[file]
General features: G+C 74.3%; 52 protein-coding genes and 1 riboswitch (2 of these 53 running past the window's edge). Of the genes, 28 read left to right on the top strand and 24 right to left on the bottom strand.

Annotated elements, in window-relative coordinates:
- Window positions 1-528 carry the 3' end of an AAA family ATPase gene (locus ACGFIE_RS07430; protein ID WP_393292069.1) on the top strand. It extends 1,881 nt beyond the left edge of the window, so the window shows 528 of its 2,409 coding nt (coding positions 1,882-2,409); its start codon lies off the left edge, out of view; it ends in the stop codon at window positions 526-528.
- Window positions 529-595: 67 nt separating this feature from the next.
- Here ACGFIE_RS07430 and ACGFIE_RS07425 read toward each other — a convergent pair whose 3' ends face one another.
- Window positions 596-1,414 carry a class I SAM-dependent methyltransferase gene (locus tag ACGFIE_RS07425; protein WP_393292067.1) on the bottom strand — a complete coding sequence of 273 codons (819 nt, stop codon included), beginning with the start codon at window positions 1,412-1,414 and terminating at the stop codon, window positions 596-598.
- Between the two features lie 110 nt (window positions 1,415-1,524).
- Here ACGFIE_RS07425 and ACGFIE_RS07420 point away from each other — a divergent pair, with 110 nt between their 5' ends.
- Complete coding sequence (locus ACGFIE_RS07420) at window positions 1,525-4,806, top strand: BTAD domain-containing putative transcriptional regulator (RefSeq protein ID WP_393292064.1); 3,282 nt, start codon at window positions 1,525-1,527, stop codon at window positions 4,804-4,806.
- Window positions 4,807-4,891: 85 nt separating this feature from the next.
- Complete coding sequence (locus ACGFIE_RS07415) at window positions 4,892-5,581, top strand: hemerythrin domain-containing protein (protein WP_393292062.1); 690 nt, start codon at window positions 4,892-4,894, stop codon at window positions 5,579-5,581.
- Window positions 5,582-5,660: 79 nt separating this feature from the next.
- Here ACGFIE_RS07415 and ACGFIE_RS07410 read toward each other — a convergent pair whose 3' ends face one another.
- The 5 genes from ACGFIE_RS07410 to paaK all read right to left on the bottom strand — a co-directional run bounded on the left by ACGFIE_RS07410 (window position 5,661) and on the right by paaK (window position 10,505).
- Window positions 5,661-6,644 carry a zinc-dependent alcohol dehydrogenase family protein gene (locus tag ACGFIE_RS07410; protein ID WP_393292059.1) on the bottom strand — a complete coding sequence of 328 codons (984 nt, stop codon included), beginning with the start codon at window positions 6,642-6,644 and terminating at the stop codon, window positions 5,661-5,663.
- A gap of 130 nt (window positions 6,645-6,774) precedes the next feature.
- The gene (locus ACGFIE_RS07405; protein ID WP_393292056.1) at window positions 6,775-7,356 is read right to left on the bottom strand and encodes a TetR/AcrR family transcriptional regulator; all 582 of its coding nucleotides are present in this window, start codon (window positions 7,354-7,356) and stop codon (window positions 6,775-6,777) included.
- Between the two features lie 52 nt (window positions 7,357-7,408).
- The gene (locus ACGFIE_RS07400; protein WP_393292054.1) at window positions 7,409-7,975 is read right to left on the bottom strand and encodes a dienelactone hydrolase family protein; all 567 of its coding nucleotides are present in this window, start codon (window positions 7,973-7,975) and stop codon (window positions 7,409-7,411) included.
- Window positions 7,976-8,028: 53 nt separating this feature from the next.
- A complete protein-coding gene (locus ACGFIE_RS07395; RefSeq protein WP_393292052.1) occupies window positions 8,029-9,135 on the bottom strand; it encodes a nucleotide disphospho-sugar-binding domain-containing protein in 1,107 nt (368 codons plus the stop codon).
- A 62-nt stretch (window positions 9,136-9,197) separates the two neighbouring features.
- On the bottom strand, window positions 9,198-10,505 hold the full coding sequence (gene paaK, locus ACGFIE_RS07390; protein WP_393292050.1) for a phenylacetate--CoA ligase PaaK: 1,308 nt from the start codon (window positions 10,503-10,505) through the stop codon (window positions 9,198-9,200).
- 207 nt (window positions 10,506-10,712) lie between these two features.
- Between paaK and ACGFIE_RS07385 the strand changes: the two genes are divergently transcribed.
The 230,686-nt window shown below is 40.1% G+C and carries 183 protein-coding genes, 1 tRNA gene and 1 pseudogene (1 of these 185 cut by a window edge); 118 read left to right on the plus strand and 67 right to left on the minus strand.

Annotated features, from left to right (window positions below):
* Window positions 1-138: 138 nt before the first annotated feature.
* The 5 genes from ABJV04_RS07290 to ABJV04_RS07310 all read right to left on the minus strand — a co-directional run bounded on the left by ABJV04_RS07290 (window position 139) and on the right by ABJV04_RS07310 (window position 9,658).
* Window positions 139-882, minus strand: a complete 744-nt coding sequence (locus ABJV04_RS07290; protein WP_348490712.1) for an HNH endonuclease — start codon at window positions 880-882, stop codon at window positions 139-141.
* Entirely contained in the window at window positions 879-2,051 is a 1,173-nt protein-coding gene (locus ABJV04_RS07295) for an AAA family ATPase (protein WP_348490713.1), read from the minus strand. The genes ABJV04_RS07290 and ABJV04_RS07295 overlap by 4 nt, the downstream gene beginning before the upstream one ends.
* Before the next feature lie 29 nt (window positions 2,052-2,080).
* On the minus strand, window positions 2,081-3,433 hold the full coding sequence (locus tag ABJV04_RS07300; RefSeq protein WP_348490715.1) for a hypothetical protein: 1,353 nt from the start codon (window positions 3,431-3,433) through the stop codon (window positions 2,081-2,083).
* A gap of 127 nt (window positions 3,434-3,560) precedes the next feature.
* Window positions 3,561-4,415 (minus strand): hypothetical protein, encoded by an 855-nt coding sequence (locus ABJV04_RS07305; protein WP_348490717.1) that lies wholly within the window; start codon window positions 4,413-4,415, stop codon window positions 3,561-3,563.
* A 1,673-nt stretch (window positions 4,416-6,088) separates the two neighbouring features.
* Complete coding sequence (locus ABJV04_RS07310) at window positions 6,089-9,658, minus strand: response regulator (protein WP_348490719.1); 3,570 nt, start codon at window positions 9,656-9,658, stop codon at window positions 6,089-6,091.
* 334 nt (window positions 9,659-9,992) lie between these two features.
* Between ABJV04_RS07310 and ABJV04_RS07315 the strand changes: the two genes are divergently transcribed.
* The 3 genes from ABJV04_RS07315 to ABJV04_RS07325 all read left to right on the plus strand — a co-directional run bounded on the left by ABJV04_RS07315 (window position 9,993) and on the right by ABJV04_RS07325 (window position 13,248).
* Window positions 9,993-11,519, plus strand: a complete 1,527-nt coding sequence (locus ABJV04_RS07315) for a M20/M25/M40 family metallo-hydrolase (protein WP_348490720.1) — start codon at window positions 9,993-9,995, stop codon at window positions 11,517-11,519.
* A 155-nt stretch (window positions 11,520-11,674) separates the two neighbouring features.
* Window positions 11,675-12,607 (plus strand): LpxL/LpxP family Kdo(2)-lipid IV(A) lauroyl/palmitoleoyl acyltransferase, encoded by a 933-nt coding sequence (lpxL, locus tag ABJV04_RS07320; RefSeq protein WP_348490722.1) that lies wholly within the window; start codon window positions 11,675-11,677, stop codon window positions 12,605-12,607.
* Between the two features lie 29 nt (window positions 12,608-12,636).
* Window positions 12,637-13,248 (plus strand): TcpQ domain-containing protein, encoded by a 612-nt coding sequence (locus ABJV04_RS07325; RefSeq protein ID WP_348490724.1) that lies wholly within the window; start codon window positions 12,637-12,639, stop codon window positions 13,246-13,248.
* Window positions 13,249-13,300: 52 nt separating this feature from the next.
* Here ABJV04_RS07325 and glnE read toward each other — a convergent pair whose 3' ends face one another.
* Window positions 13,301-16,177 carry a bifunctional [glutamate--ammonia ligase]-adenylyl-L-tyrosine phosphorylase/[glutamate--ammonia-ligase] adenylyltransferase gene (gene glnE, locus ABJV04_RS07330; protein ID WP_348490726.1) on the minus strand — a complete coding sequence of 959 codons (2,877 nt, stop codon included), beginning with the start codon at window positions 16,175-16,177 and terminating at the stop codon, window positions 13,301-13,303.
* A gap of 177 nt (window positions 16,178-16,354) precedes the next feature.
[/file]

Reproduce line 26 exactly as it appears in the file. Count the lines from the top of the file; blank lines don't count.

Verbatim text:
The 230,686-nt window shown below is 40.1% G+C and carries 183 protein-coding genes, 1 tRNA gene and 1 pseudogene (1 of these 185 cut by a window edge); 118 read left to right on the plus strand and 67 right to left on the minus strand.